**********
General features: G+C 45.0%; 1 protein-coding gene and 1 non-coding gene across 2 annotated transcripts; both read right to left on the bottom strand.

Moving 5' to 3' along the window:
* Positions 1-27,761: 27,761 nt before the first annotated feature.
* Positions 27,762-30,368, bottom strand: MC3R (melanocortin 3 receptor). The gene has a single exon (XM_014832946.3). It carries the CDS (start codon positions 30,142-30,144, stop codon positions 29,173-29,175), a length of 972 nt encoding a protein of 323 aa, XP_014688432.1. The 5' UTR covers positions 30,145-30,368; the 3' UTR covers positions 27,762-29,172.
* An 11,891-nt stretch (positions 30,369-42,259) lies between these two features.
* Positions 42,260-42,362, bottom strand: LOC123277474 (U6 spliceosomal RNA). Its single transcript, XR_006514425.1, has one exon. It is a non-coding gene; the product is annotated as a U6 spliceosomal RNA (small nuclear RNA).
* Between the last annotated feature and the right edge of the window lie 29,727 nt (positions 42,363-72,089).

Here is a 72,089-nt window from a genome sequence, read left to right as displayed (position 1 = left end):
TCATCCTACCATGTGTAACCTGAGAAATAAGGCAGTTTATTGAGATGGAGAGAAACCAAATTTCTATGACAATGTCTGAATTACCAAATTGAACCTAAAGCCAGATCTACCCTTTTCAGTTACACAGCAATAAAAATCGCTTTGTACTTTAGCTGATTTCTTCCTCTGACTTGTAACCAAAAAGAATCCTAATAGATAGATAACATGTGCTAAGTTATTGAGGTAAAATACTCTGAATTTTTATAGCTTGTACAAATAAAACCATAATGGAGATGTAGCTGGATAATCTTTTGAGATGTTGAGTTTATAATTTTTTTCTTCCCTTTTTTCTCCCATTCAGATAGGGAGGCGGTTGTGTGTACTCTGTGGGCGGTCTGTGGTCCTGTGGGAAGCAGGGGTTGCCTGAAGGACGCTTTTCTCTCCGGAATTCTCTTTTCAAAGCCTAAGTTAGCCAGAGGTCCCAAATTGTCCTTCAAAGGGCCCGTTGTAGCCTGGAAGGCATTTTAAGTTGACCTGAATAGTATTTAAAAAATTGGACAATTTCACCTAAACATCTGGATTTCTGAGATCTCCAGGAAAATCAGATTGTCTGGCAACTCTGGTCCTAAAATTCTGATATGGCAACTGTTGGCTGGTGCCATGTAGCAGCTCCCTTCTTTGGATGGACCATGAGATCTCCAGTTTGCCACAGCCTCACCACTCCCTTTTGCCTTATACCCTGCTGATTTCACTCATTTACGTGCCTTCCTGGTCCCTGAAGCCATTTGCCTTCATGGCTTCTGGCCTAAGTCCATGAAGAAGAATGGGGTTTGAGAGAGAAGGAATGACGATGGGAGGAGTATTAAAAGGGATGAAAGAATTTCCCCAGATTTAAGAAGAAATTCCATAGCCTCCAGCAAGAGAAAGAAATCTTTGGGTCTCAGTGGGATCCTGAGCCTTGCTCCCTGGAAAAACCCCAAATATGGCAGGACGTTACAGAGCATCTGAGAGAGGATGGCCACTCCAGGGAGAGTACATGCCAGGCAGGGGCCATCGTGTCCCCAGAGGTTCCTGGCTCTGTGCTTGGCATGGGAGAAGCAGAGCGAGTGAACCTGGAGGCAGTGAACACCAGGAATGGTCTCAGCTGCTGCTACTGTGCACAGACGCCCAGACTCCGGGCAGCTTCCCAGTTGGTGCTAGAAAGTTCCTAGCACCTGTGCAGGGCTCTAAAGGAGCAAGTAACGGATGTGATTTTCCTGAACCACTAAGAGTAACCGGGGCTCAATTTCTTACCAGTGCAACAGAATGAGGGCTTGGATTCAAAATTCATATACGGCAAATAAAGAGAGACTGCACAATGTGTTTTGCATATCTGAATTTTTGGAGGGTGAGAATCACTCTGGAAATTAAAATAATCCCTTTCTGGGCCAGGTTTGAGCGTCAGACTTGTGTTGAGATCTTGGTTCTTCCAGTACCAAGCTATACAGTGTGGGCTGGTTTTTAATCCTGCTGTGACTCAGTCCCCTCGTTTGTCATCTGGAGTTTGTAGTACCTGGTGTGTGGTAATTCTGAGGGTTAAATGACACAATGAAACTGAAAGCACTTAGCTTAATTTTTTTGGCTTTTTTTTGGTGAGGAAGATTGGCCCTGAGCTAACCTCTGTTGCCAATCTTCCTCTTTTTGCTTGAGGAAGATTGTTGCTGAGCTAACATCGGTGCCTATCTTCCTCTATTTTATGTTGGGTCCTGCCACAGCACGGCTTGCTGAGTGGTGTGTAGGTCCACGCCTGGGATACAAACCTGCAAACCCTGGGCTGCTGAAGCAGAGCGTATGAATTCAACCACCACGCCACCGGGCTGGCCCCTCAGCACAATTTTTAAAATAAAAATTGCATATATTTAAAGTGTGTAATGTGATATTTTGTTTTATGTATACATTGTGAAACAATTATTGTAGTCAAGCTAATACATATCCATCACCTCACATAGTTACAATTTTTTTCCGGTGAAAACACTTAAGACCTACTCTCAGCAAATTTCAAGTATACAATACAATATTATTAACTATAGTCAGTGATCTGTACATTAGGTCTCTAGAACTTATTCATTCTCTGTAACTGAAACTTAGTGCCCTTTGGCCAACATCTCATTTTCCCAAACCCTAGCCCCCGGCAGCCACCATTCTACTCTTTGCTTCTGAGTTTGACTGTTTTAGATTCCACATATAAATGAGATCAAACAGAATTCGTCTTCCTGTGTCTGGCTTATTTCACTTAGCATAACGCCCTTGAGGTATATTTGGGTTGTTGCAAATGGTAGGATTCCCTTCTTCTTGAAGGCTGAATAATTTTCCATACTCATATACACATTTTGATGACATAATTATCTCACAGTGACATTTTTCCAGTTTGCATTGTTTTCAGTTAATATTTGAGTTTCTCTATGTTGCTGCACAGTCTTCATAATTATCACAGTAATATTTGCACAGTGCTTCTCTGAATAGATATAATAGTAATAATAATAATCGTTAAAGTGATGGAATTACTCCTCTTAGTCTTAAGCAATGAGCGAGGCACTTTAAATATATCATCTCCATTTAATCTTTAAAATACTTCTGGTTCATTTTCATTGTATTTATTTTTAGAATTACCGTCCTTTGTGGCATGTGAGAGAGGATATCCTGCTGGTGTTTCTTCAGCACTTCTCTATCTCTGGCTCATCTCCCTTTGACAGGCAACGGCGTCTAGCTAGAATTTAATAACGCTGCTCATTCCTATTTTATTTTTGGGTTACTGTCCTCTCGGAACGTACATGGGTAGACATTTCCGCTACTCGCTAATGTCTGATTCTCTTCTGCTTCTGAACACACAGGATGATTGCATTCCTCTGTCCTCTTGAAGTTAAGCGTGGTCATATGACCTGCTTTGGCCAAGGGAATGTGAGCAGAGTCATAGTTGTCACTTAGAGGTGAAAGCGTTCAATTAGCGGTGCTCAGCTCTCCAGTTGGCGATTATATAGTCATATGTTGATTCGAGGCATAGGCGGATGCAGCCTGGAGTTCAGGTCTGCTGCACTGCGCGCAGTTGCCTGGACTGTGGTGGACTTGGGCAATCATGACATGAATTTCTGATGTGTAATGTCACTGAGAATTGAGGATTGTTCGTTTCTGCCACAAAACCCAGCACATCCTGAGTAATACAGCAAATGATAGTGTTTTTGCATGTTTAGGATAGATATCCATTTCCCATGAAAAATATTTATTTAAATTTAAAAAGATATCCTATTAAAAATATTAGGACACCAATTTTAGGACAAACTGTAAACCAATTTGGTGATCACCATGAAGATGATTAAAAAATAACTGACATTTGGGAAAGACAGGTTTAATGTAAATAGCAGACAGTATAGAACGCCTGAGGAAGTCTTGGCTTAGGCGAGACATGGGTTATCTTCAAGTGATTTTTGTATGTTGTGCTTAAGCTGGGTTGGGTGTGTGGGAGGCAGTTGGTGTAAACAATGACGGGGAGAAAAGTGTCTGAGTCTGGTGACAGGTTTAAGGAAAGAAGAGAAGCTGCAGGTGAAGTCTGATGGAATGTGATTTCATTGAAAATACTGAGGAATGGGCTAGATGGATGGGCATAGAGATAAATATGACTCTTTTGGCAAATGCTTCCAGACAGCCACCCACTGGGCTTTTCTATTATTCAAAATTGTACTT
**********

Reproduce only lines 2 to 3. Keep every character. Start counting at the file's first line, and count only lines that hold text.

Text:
Moving 5' to 3' along the window:
* Positions 1-27,761: 27,761 nt before the first annotated feature.